but if you are pitching an octave down you are looking for a "creative" result anyway, and not an exact replication of things, so there is a lot of room here to mess with samplerates for "creative" results ...

    If you want to record high frequency content with a microphone: measurement microphones are the ticket, the usual microphones crap out at 17khz or something. ;)

  • edited August 2019

    @Blue_Mangoo said:

    Yeah. The whole thing is kind of wasted if in the end you are going to release it at 44.1 KHz on YouTube or Spotify anyway. This video is more of a prayer for the future than something that is actually practical in today’s world of streaming services.

    This does not make sense.
    What does make sense is keeping all of the sonic info at maximum quality throughout a project, so that when mixing and mastering, all of the detail is able to be EQed - and there is double the info for reverbs / FX.
    Then at the mastering stage, converting to 44.1k / MP3's.

    The analogy can be looked at through the prism of film and video.
    Cinematographers shoot at the highest quality available, so there is much more info to process color, detail, depth, add FX etc.
    Just because a project may end up on youtube - or a low res crappy video format, that does not mean one should shoot the film on a crappy low quality video format.

    If one records at 96khz, there is much more harmonic detail (and extended LF info), for eg acoustic guitars, piano, cymbals, mandolin, violin - all sound much better at 96khz - and it is all there when you want to do crucial EQing at the mastering stage.
    (Ive been recording 96khz for more than 2 decades).

    Its all about keeping the quality at maximum detail until it is depreciated.

  • @Mayo said:

    @Blue_Mangoo said:

    Yeah. The whole thing is kind of wasted if in the end you are going to release it at 44.1 KHz on YouTube or Spotify anyway. This video is more of a prayer for the future than something that is actually practical in today’s world of streaming services.

    This does not make sense.
    What does make sense is keeping all of the sonic info at maximum quality throughout a project, so that when mixing and mastering, all of the detail is able to be EQed - and there is double the info for reverbs / FX.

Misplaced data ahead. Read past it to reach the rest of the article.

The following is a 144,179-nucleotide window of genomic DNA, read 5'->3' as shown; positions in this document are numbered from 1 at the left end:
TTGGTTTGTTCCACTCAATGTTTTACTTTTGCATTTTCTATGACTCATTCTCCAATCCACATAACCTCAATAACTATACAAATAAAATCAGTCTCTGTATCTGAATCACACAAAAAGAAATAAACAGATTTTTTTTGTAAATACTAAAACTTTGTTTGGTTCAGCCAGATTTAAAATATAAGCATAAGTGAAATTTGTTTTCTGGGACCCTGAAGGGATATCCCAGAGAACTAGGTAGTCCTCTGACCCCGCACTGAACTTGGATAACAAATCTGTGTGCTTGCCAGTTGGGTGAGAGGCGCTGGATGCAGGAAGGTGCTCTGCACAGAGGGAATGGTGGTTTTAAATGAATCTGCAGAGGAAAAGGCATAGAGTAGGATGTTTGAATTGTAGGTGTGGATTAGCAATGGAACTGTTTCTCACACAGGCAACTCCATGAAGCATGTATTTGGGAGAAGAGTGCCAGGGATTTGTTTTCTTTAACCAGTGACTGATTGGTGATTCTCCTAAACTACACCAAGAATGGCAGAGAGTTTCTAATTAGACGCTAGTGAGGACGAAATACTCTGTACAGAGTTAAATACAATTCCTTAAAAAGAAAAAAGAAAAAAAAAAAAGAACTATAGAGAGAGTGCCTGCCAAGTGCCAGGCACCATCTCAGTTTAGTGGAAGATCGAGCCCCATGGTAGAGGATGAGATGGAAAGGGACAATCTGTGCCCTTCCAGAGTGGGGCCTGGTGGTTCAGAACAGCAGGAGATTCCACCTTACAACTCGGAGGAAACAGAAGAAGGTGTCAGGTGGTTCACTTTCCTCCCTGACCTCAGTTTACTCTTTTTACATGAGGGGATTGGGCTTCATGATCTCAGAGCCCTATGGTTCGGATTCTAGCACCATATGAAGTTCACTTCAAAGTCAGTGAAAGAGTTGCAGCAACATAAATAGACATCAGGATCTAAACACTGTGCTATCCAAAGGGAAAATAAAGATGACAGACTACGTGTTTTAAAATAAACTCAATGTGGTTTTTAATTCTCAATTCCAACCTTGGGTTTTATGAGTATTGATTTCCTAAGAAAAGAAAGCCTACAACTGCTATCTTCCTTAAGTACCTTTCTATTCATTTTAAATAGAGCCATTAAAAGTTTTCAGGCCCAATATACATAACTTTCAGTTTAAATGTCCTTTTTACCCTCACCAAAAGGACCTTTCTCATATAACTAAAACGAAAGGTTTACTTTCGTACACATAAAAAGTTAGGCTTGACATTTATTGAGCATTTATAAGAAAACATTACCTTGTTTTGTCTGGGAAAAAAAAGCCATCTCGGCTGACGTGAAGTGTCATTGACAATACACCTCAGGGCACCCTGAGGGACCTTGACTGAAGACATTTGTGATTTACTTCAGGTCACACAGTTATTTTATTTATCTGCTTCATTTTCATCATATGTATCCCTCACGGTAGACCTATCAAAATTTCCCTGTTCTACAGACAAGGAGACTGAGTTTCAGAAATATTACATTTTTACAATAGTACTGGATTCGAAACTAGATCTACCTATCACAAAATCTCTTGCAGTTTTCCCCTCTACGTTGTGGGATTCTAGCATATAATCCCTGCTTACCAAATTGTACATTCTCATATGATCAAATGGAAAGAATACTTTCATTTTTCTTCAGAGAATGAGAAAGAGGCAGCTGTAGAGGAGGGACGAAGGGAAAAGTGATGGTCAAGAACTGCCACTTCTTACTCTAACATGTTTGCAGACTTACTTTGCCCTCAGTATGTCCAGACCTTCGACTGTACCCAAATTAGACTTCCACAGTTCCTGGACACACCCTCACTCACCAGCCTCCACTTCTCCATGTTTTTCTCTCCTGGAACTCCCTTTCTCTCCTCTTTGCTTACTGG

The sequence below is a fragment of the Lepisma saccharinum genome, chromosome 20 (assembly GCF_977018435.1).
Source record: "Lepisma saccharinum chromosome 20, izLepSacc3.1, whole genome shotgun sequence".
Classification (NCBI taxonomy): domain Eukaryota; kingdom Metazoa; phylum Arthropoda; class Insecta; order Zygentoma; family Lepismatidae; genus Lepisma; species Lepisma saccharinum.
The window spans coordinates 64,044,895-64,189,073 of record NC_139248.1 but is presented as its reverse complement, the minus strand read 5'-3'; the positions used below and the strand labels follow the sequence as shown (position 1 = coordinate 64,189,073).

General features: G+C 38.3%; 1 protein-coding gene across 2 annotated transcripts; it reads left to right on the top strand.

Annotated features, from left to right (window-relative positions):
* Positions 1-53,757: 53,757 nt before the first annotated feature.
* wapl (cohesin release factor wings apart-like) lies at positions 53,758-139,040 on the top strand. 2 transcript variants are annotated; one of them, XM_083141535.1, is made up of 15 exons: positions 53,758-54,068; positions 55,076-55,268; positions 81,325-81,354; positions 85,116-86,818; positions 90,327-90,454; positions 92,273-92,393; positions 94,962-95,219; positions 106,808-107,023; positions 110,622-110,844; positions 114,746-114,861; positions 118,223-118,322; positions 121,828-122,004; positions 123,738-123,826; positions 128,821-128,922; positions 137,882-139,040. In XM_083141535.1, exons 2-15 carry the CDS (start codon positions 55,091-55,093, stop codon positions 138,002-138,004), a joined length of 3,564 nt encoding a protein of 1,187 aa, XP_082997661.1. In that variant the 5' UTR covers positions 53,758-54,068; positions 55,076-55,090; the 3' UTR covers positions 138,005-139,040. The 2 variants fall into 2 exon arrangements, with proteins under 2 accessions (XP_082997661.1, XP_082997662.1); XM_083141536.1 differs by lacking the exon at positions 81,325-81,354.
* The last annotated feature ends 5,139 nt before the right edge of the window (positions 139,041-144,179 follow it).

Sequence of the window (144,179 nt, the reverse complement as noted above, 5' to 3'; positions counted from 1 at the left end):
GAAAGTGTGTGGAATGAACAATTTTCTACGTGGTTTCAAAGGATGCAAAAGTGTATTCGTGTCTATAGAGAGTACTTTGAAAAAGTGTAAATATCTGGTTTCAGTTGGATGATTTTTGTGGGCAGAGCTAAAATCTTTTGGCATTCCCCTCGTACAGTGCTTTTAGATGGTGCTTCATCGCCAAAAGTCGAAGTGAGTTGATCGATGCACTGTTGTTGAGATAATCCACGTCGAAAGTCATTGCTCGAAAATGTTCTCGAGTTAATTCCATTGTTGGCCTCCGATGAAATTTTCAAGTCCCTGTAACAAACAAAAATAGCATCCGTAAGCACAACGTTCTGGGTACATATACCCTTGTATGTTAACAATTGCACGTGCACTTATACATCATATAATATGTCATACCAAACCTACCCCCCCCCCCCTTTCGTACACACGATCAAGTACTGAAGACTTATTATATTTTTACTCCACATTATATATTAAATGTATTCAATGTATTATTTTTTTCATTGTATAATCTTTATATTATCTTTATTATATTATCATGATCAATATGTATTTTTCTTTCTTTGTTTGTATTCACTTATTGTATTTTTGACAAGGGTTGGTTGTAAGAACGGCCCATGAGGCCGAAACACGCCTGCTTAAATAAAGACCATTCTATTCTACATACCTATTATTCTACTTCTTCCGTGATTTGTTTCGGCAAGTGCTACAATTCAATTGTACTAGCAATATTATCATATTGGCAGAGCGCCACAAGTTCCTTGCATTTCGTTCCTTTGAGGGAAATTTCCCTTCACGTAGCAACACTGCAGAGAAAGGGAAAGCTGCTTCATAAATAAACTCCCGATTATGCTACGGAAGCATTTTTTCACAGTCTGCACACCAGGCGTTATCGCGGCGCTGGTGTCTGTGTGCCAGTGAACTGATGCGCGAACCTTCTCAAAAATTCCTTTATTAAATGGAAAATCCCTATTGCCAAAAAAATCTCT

Then at the mastering stage, converting to 44.1k / MP3's.

    The analogy can be looked at through the prism of film and video.
    Cinematographers shoot at the highest quality available, so there is much more info to process color, detail, depth, add FX etc.
    Just because a project may end up on youtube - or a low res crappy video format, that does not mean one should shoot the film on a crappy low quality video format.

    If one records at 96khz, there is much more harmonic detail (and extended LF info), for eg acoustic guitars, piano, cymbals, mandolin, violin - all sound much better at 96khz - and it is all there when you want to do crucial EQing at the mastering stage.
    (Ive been recording 96khz for more than 2 decades).

    Its all about keeping the quality at maximum detail until it is depreciated.

    I agree with this 100%. I didn’t think of it because I was thinking in terms of the arguments put forth in the video. Your point is another important way of looking at it.

    For other readers following along:

    Digital filter curves differ significantly from their analog counterparts above sampleRate/4 and the analog shapes are more musically useful. So if we want the analog-like EQ curves in the mastering stage then we ought to keep the signal at at least 96 kHz till the very end of mastering even if we know we have to go down to 44.1 for the final output.